I recommend the following five directions for future research: 1) Disease surveillance needs to be improved for effective disease prevention. 2) Better understanding of the ecology is required to predict the bioclimatic relationships on disease transmission. 3) Application of advanced spatial-temporal modelling approaches in disease/virus research is required to more fully understand the complex relationship between climate and zoonotic pathogen transmission. 4) Uncertainties due to confounding effects of urbanization, population growth and tourism development are required to develop scenarios based on future projections of population growth and socio-economic development, including human behaviour. 5) There is a clear need for inter-disciplinary collaborations with ecologists, sociologists, micro-biologists, biostatisticians and epidemiologists. Two areas need special attention: one is in the area of climate modelling to address issues of analytical methods, and the other relates to disease incidence data quality control with the reporting agencies (e.g., laboratories, hospitals, health centers) addressing issues such as underreporting and misdiagnosis. In addition, more emphasis should be given to data quality and the use of information for decision-making (Bartlow, A. W., et al., 2019; Butterworth, M.K., et al., 2017; Paz, S., 2015).


The novel SARS-CoV-2 has caused the global outbreak of COVID-19, and human society has suffered greatly from this pandemic. Researchers have called for attention to the climatic factors affecting the transmission of COVID-19. Roles of major climatic factors like temperature, humidity, rainfall and wind have been elucidated in the transmission of viral and non-viral zoonoses through this review, but new knowledge and insights on COVID-19 should also be updated constantly. The current review emphasizes the strong negative correlation between temperature and COVID-19 transmission, suggesting that the summer may offer a modest reduction in COVID-19 incidence, but this will not be large enough to control the pandemic.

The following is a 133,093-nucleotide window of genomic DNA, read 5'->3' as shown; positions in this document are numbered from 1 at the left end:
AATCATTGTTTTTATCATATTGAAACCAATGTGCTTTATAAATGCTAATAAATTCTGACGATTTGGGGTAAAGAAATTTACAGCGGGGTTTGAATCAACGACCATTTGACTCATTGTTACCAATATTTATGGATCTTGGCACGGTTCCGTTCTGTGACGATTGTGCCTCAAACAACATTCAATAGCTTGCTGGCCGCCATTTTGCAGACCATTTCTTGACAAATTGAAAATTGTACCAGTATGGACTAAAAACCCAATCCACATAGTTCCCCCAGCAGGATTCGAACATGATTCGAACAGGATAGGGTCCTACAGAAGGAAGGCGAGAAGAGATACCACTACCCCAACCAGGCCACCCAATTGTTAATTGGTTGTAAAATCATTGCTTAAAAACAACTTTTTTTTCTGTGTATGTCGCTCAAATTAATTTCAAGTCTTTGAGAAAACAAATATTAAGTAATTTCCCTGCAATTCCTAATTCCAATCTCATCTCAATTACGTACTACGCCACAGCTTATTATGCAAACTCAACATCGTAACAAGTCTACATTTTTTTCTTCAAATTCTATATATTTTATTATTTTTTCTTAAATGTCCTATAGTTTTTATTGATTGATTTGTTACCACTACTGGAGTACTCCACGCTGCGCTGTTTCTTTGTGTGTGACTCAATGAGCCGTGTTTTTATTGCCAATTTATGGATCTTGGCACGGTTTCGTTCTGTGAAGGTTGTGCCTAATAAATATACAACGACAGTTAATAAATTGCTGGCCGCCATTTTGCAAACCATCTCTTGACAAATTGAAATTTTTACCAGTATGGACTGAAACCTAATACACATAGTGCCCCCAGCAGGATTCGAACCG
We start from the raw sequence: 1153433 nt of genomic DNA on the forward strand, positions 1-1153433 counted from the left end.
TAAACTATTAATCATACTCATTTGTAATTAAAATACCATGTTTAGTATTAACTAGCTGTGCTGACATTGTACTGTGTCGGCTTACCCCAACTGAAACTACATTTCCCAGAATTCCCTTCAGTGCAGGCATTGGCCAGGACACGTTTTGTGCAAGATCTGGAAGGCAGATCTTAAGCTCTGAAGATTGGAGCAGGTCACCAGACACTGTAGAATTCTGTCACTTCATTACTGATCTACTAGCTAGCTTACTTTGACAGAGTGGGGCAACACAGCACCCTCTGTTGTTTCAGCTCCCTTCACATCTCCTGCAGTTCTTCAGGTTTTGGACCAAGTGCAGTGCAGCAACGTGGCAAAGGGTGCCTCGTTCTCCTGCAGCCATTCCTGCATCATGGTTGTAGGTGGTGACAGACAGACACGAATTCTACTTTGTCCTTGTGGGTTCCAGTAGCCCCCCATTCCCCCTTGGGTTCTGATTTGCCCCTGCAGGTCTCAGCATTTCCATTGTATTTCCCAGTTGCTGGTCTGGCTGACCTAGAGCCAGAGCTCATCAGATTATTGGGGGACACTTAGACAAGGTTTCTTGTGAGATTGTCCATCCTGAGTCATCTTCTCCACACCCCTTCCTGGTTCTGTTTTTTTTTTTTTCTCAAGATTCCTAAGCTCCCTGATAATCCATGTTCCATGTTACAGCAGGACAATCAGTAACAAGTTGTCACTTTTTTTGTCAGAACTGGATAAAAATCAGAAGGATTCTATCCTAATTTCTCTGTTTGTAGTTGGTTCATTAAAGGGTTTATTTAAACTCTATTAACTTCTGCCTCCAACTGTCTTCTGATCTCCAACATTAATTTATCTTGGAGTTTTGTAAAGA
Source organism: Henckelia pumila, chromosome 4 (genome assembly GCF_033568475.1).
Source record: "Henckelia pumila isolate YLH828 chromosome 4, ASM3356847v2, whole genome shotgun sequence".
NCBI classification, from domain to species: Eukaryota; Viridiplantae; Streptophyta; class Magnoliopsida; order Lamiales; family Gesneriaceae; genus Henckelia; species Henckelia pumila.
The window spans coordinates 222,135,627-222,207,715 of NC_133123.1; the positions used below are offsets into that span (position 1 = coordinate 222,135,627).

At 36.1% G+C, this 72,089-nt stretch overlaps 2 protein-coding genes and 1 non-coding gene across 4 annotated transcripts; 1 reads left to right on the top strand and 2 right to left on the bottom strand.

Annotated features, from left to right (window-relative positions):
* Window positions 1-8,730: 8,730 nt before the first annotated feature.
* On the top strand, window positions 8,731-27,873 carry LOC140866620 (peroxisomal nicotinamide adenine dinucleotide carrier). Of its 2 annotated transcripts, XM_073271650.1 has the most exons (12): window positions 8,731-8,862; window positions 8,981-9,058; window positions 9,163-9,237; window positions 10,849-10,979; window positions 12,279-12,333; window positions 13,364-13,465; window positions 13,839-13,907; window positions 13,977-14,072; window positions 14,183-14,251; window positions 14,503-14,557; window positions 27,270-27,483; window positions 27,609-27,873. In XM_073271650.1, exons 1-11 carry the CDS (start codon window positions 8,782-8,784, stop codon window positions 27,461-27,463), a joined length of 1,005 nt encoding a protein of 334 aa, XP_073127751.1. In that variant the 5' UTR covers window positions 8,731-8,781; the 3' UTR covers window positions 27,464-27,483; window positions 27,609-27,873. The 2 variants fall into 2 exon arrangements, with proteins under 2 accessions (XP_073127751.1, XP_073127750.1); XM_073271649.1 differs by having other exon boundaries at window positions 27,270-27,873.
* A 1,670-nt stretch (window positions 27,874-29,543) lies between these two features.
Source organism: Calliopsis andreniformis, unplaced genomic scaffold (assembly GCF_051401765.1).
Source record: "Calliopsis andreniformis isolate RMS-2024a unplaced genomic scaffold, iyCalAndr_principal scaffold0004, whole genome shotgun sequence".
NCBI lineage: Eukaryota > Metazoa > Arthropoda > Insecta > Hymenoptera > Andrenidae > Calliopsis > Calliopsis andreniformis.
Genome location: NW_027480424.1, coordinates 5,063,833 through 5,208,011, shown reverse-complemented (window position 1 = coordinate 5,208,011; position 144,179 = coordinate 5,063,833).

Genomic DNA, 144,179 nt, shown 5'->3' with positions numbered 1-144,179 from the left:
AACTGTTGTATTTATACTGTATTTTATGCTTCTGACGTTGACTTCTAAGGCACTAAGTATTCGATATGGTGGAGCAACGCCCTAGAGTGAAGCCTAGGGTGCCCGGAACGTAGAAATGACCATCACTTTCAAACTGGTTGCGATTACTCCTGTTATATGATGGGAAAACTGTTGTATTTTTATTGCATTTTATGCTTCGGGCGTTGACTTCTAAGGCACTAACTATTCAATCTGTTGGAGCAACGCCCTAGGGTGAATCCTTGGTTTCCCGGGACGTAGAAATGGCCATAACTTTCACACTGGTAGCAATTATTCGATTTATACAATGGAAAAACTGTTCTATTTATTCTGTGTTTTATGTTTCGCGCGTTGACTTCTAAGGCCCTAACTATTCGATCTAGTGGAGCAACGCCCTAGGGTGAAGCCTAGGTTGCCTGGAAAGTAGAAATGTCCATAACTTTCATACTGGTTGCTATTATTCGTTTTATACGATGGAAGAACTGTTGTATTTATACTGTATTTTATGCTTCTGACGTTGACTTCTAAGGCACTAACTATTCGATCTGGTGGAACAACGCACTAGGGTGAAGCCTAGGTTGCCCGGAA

People are striving for the elimination of this public health crisis, yet there is a long way to go, and more knowledge of the virus’s survival, evolution, and transmission in the environment are urgently needed. Although numerous research findings have been obtained, strong evidence and conclusive results remain to be achieved. In this regard, we highlight the importance of being aware of the limitations of the different approaches, and the need to analyze transmission data with great caution. This review indicates that governments should remain vigilant and maintain the restrictions in force against the pandemic. This paper is concluded by recommending: promoting more advanced research on the relationship between climatic variables and zoonoses transmission, developing regional-specific models for the high-risk regions, encouraging interdisciplinary collaboration between climate studies and health services, and enhancing public health education and management.


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Author Info

K. Sriarulnathan*
School of Interdisciplinary Science, McMaster University, Hamilton, Ontario, Canada

Citation: Sriarulnathan, K. (2021). Impact of climate change on human zoonoses, with an emphasis on COVID-19. Ukrainian Journal of Ecology. 11:77-83.

Received: 07-Jul-2021 Accepted: 17-Dec-2021 Published: 30-Dec-2021

Copyright: This is an open access article distributed under the terms of the Creative Commons Attribution License, which permits unrestricted use, distribution, and reproduction in any medium, provided the original work is properly cited.